Martin: We have heard various voices in the school of transportation market space, especially among those in the private sector, say that having a vaccine mandate has made it even more challenging to recruit and retain school bus drivers, that it’s exacerbated the shortage.  That seems logical.  Anything that creates friction in the recruitment and retention pipeline right now is going to viewed skeptically.

But remember, we have been dealing with the shortage of CDL license holders who are able and willing to drive a school bus for a really long time, like for the last 30 years, maybe even more.  It’s not a new problem; it has just become more challenging.  So, we have to realize that the things we have done in the past are probably not going to work as well now.  We have to think differently.

One of the things NAPT has done via the NAPT Collaborative was to create a coalition among a dozen other K-12 associations, build consensus on some ideas, and then craft and send a letter to the U.S. Secretary of Transportation, Pete Buttigieg, proposing four specific things that we think would have a positive impact.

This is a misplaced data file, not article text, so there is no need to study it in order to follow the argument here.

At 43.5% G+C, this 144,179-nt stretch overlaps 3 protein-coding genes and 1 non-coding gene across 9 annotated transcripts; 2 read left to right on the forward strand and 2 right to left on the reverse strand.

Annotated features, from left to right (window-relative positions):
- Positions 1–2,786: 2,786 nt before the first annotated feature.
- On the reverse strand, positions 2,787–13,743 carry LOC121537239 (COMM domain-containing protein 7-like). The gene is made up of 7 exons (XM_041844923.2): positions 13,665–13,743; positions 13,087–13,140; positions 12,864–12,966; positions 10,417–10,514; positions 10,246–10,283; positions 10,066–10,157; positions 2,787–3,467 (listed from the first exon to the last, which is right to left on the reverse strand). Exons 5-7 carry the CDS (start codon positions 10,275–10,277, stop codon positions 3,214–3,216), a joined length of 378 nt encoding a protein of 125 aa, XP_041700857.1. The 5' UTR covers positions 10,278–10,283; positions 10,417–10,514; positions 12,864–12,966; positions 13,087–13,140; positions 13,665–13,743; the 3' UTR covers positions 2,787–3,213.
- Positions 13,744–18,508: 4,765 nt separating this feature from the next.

First, we suggested that DOT delay for one year the start date of their new entry level driver training regulations. They are set to take effect on February 7th, 2022. By our way of thinking, this is like adding fuel to a fire.  Federal policy should be focused right now on eliminating barriers to driving school buses rather than imposing new ones.  To us, delaying the new ELDT requirements would be a logical thing to do.

Secondly, we suggested that DOT modify entry level CDL requirements for school bus drivers. 

When someone passes the CDL general knowledge test and gets a commercial learners permit (CLP), they are not permitted to take the CDL driving skills test for a minimum of 14 days. It doesn’t sound like a long time, but the reality is when you are looking to hire someone, telling them they have to wait a minimum of 14 days before they can start working is frustrating.  So, we suggested cutting that time in half.

We also requested temporary authority to allow CLP holders to operate any school district approved vehicle that has a GVWR less than a traditional type C or D school bus without a CDL holder riding along.

The goal again is to give someone the opportunity to begin working immediately.  The school system and its contract service provider would have to discuss and evaluate liability issues and risk management but that’s what they do, or should be doing, now anyway.